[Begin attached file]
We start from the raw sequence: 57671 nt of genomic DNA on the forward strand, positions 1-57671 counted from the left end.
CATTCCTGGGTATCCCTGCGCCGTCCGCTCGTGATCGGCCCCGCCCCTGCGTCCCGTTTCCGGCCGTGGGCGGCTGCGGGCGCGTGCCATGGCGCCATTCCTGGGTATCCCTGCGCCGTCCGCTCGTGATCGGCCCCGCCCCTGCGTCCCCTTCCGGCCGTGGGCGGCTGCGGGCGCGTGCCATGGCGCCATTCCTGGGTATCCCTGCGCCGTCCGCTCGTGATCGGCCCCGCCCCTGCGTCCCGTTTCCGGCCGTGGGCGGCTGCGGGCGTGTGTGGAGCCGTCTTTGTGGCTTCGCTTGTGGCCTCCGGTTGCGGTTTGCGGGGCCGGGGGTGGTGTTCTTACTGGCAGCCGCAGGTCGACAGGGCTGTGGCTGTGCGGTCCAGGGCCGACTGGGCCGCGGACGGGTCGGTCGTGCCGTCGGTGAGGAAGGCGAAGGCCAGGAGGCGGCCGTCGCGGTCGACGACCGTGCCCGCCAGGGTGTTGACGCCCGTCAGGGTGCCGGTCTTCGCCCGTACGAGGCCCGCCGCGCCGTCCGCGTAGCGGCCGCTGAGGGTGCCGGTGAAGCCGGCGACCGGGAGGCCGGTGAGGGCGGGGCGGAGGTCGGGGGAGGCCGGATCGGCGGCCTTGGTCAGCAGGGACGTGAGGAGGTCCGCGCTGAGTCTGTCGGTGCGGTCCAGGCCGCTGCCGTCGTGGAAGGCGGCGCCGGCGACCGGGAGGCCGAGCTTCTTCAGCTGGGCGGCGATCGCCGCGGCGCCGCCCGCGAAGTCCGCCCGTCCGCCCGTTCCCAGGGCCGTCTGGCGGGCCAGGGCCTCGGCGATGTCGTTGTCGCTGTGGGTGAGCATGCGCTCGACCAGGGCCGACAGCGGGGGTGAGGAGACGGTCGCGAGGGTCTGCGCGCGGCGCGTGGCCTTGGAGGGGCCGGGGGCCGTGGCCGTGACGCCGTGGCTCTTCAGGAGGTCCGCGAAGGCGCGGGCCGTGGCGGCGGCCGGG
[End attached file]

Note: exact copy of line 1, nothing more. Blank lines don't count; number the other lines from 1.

We start from the raw sequence: 57671 nt of genomic DNA on the forward strand, positions 1-57671 counted from the left end.